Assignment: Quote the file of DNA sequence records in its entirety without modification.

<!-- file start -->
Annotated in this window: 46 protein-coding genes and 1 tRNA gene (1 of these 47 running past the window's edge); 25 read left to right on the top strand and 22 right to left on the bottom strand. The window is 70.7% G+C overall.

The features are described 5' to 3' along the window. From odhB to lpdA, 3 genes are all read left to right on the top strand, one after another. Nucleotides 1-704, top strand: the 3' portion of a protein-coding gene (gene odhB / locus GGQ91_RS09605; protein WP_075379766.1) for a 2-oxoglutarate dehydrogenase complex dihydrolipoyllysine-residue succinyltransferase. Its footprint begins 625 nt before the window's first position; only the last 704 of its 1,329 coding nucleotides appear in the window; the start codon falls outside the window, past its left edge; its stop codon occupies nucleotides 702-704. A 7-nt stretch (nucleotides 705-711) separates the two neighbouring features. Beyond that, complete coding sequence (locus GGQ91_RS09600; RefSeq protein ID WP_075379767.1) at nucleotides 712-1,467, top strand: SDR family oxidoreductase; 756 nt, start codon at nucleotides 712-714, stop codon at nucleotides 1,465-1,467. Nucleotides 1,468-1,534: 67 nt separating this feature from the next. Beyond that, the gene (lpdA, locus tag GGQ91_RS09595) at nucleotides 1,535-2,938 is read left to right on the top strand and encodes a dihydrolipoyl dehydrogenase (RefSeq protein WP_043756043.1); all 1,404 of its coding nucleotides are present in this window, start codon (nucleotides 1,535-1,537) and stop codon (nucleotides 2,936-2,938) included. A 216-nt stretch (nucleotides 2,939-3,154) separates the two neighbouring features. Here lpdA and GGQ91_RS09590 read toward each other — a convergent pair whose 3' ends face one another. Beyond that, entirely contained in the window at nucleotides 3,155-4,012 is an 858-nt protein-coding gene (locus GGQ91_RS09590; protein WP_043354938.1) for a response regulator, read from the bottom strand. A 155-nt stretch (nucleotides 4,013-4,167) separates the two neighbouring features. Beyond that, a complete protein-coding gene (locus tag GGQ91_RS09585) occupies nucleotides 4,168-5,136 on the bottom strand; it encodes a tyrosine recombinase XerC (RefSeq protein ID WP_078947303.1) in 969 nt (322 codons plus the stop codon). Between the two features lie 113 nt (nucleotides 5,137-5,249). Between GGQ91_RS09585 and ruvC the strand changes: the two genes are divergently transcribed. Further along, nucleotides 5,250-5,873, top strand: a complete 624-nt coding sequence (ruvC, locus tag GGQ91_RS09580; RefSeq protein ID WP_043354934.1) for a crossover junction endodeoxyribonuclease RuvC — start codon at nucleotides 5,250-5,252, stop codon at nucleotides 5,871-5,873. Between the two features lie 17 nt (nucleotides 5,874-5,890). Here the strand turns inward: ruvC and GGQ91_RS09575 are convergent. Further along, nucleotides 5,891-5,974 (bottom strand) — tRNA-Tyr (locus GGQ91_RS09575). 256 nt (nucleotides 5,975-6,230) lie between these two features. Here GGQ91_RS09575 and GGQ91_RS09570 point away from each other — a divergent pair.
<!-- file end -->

Annotated in this window: 46 protein-coding genes and 1 tRNA gene (1 of these 47 running past the window's edge); 25 read left to right on the top strand and 22 right to left on the bottom strand. The window is 70.7% G+C overall.

The features are described 5' to 3' along the window. From odhB to lpdA, 3 genes are all read left to right on the top strand, one after another. Nucleotides 1-704, top strand: the 3' portion of a protein-coding gene (gene odhB / locus GGQ91_RS09605; protein WP_075379766.1) for a 2-oxoglutarate dehydrogenase complex dihydrolipoyllysine-residue succinyltransferase. Its footprint begins 625 nt before the window's first position; only the last 704 of its 1,329 coding nucleotides appear in the window; the start codon falls outside the window, past its left edge; its stop codon occupies nucleotides 702-704. A 7-nt stretch (nucleotides 705-711) separates the two neighbouring features. Beyond that, complete coding sequence (locus GGQ91_RS09600; RefSeq protein ID WP_075379767.1) at nucleotides 712-1,467, top strand: SDR family oxidoreductase; 756 nt, start codon at nucleotides 712-714, stop codon at nucleotides 1,465-1,467. Nucleotides 1,468-1,534: 67 nt separating this feature from the next. Beyond that, the gene (lpdA, locus tag GGQ91_RS09595) at nucleotides 1,535-2,938 is read left to right on the top strand and encodes a dihydrolipoyl dehydrogenase (RefSeq protein WP_043756043.1); all 1,404 of its coding nucleotides are present in this window, start codon (nucleotides 1,535-1,537) and stop codon (nucleotides 2,936-2,938) included. A 216-nt stretch (nucleotides 2,939-3,154) separates the two neighbouring features. Here lpdA and GGQ91_RS09590 read toward each other — a convergent pair whose 3' ends face one another. Beyond that, entirely contained in the window at nucleotides 3,155-4,012 is an 858-nt protein-coding gene (locus GGQ91_RS09590; protein WP_043354938.1) for a response regulator, read from the bottom strand. A 155-nt stretch (nucleotides 4,013-4,167) separates the two neighbouring features. Beyond that, a complete protein-coding gene (locus tag GGQ91_RS09585) occupies nucleotides 4,168-5,136 on the bottom strand; it encodes a tyrosine recombinase XerC (RefSeq protein ID WP_078947303.1) in 969 nt (322 codons plus the stop codon). Between the two features lie 113 nt (nucleotides 5,137-5,249). Between GGQ91_RS09585 and ruvC the strand changes: the two genes are divergently transcribed. Further along, nucleotides 5,250-5,873, top strand: a complete 624-nt coding sequence (ruvC, locus tag GGQ91_RS09580; RefSeq protein ID WP_043354934.1) for a crossover junction endodeoxyribonuclease RuvC — start codon at nucleotides 5,250-5,252, stop codon at nucleotides 5,871-5,873. Between the two features lie 17 nt (nucleotides 5,874-5,890). Here the strand turns inward: ruvC and GGQ91_RS09575 are convergent. Further along, nucleotides 5,891-5,974 (bottom strand) — tRNA-Tyr (locus GGQ91_RS09575). 256 nt (nucleotides 5,975-6,230) lie between these two features. Here GGQ91_RS09575 and GGQ91_RS09570 point away from each other — a divergent pair.